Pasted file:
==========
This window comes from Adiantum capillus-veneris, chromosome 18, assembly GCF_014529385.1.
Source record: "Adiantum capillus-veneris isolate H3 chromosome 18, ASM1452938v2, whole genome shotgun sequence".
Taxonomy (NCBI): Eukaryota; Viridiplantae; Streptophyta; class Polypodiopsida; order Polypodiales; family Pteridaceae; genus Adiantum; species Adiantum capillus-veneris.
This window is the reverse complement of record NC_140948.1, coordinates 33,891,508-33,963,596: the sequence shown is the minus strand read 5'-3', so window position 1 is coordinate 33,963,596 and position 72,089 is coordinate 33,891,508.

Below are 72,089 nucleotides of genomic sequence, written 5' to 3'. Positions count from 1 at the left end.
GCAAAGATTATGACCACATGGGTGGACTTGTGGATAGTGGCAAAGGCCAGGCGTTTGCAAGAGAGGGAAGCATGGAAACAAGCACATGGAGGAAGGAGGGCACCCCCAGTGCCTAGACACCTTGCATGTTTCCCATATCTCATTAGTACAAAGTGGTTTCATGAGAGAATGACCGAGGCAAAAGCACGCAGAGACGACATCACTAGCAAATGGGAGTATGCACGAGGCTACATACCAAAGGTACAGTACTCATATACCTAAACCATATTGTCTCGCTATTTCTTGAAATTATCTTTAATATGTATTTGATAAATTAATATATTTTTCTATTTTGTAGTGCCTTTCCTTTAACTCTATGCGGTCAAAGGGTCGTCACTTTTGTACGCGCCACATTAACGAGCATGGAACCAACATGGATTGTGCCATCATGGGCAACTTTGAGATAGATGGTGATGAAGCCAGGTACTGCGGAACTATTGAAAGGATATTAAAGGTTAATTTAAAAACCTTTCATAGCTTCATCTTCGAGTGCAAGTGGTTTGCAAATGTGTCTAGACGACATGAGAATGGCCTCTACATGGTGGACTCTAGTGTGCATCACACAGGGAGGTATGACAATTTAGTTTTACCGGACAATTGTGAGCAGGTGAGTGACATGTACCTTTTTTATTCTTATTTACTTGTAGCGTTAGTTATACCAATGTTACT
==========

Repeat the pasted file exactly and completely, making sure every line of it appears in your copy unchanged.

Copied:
This window comes from Adiantum capillus-veneris, chromosome 18, assembly GCF_014529385.1.
Source record: "Adiantum capillus-veneris isolate H3 chromosome 18, ASM1452938v2, whole genome shotgun sequence".
Taxonomy (NCBI): Eukaryota; Viridiplantae; Streptophyta; class Polypodiopsida; order Polypodiales; family Pteridaceae; genus Adiantum; species Adiantum capillus-veneris.
This window is the reverse complement of record NC_140948.1, coordinates 33,891,508-33,963,596: the sequence shown is the minus strand read 5'-3', so window position 1 is coordinate 33,963,596 and position 72,089 is coordinate 33,891,508.

Below are 72,089 nucleotides of genomic sequence, written 5' to 3'. Positions count from 1 at the left end.
GCAAAGATTATGACCACATGGGTGGACTTGTGGATAGTGGCAAAGGCCAGGCGTTTGCAAGAGAGGGAAGCATGGAAACAAGCACATGGAGGAAGGAGGGCACCCCCAGTGCCTAGACACCTTGCATGTTTCCCATATCTCATTAGTACAAAGTGGTTTCATGAGAGAATGACCGAGGCAAAAGCACGCAGAGACGACATCACTAGCAAATGGGAGTATGCACGAGGCTACATACCAAAGGTACAGTACTCATATACCTAAACCATATTGTCTCGCTATTTCTTGAAATTATCTTTAATATGTATTTGATAAATTAATATATTTTTCTATTTTGTAGTGCCTTTCCTTTAACTCTATGCGGTCAAAGGGTCGTCACTTTTGTACGCGCCACATTAACGAGCATGGAACCAACATGGATTGTGCCATCATGGGCAACTTTGAGATAGATGGTGATGAAGCCAGGTACTGCGGAACTATTGAAAGGATATTAAAGGTTAATTTAAAAACCTTTCATAGCTTCATCTTCGAGTGCAAGTGGTTTGCAAATGTGTCTAGACGACATGAGAATGGCCTCTACATGGTGGACTCTAGTGTGCATCACACAGGGAGGTATGACAATTTAGTTTTACCGGACAATTGTGAGCAGGTGAGTGACATGTACCTTTTTTATTCTTATTTACTTGTAGCGTTAGTTATACCAATGTTACT